It began last July when I purchased it. I’d never owned a lawn mower before. So, after my first use of it, it seemed perfectly acceptable to me to fold it back up and shove it vertically into a tiny “shed” outside of my back door. Which is how gasoline leaked all over the back of my house and why it is purely through the grace of God I am still alive.
Inevitably, whenever I get out the lawnmower I go through a full half hour of trying to get it started. This generally involves me cursing at the lawnmower, then cursing at Rosie, then calling my brother (are guys born knowing about yard machinery? I suspect this is the case) and then cursing him. It’s a really uplifting experience.
So, last night, when it was time to mow the lawn for the first time in months, I was apprehensive. After all, the last time I’d used it I’d put the wrong motor oil in and the spark plug came off like 4 million times. Then, I’d left it sitting under the back steps with no cover for four months. I’m not a model lawn mower owner by any means.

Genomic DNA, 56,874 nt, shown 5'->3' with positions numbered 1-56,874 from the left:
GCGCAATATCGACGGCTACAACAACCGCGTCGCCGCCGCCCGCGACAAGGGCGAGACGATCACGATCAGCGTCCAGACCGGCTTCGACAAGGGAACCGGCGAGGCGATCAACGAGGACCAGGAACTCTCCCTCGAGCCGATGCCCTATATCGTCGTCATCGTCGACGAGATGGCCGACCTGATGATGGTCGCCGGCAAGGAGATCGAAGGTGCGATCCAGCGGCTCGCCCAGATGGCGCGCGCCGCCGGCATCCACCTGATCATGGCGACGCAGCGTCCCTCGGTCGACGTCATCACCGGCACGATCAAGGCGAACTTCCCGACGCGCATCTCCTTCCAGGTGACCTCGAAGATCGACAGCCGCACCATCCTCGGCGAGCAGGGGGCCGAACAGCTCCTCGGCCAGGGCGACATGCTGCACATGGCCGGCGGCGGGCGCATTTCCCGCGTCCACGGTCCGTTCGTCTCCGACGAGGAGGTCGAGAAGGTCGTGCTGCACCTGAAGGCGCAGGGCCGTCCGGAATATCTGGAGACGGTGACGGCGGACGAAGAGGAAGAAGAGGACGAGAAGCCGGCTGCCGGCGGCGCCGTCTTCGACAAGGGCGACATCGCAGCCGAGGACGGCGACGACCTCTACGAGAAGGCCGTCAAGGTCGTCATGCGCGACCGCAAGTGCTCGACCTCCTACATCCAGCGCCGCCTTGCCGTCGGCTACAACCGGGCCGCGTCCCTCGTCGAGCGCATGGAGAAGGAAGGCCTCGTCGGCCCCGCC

Things went remarkably smoothly at first. Until we hit a patch of clover that would give kudzu in the jungle a run for its money on level of thickness. I literally had to mow approximately three stalks of clover at once and then the mower would shut off and I’d have to pull start it again, all the while yelling at Rosie to move out of the way and quit barking at the mower because she was going to get hit with flying clumps of clover.
Meanwhile, whenever the lawn mower would stop, I could hear rap music blaring from my neighbor’s house, where I could only assume the words “that crazy white girl and short dog are at it again” were being muttered.
I mowed my lawn though. Without having to call a member of the male gender one single time—and with minimal cursing. I really couldn’t be more proud.
On my work email today I have recieved 92 emails. (I usually don’t count, but I was in a counting mood today.) I’ve sent 56 emails.
Wondering how many articles I’ve written? Zero. Or edited? Zero.
Email sucks the life out of me. It’s like Twitter in that sense. I have a real love/hate relationship with it. (Not with Twitter. I’m still in the honeymoon stage with Twitter. I’m certain I’ll hate it soon enough. Besides, I’ve only “tweeted” twice today. When I start tweeting 92 times then I’ll hate Twitter.)